US Senator raises blackmail concerns after Secret Service scandal

US Senator raises blackmail concerns after Secret Service scandal

Several groups of American Secret Service employees visited clubs, bars and brothels in Colombia and engaged in "morally repugnant" behaviour before a visit by President Barack Obama, a US senator has said.

Susan Collins said the agents' actions in the prostitution scandal could have provided a foreign intelligence service, drug cartels or other criminals with opportunities for blackmail that could have threatened the president's safety.

In remarks prepared for the first congressional hearing on the matter today, Ms Collins also challenged early assurances that the scandal in Colombia appeared to be an isolated incident.

The senator from Maine noted that two participants were secret service supervisors - one with 21 years of service and the other with 22 years - and both were married.

Their involvement "surely sends a message to the rank and file that this kind of activity is tolerated on the road", Ms Collins, the senior Republican on the Senate homeland security and governmental affairs committee, said.

"This was not a one-time event. The circumstances unfortunately suggest an issue of culture."

Today's hearing is expected to expose sensational new details in the scandal, which became public after a dispute over payment between a secret service agent and a prostitute at a Cartagena hotel on April 12.

The secret service was in the coastal resort before Mr Obama's arrival for a Latin American summit.

Ms Collins said several small groups of agency employees from two hotels went out separately to clubs, bars and brothels and they "all ended up in similar circumstances".

"Contrary to the conventional story line, this was not simply a single, organised group that went out for a night on the town together," Ms Collins said.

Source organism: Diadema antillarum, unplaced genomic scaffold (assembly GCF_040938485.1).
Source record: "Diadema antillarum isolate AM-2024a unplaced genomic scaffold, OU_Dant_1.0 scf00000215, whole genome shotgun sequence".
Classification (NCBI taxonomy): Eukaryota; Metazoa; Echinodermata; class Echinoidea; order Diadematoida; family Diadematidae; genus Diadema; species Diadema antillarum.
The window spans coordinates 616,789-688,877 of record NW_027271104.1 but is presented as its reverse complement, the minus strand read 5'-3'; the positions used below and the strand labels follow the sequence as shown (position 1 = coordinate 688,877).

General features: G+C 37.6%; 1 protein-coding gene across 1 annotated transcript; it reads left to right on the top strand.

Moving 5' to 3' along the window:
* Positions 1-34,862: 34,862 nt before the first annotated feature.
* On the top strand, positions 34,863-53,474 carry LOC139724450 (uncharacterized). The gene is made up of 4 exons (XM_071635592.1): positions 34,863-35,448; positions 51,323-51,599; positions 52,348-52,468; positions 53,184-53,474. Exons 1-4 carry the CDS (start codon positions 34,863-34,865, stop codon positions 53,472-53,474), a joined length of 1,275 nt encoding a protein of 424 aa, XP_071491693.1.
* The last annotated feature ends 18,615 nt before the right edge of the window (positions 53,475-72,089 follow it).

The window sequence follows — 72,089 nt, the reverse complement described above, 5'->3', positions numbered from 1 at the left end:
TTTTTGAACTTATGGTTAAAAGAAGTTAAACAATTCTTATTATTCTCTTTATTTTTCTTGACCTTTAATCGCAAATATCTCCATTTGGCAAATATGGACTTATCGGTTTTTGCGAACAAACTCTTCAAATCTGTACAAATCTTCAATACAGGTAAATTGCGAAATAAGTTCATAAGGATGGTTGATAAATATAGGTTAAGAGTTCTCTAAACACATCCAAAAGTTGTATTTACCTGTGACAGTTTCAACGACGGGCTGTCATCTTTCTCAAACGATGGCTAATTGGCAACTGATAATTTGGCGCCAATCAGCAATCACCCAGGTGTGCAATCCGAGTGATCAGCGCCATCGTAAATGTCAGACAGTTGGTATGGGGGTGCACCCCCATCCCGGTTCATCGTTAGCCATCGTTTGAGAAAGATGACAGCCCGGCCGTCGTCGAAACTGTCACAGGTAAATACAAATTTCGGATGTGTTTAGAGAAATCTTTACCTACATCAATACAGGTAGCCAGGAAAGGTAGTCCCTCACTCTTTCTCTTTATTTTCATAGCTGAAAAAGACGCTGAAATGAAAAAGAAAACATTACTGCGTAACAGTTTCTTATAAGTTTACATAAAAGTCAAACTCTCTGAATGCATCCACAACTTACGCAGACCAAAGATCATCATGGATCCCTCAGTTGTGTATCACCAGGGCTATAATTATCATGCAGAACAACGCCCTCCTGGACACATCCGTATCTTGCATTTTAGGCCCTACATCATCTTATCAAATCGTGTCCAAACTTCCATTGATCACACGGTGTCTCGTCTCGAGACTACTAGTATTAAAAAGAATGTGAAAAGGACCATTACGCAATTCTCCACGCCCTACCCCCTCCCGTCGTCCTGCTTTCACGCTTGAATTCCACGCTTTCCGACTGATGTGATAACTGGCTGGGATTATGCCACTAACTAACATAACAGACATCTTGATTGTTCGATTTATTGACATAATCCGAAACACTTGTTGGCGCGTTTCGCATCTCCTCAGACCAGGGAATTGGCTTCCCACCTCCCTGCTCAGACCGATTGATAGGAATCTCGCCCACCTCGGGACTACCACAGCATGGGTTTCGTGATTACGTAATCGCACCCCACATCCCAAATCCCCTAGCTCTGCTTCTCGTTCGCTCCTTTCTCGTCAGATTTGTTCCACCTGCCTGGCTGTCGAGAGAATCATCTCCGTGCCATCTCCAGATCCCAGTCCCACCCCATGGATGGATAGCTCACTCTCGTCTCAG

Senators were expected to focus on whether the secret service permitted a culture in which such behaviour was tolerated.

US homeland security secretary Janet Napolitano has testified previously that she would be surprised if there were other examples, but senators have been sceptical.

In his own prepared remarks, secret service director Mark Sullivan told senators the behaviour in Colombia was not representative of the agency's 7,000 employees.

Mr Sullivan assured senators that Mr Obama's security was never at risk.

The officers implicated in the prostitution scandal could not have inadvertently disclosed sensitive security details because their confidential briefing about Mr Obama's trip had not taken place.

A dozen secret service officers and supervisors and 12 other US military personnel were implicated.

Eight secret service employees, including the two supervisors, have lost their jobs.

The secret service is moving to permanently revoke the security clearance for one other employee, and three others have been cleared of serious wrongdoing.

Four of the secret service employees have decided to fight their dismissals.

Prostitution is legal in Colombia, but Mr Sullivan quickly issued new guidelines making clear that agents on assignment overseas are subject to US laws.


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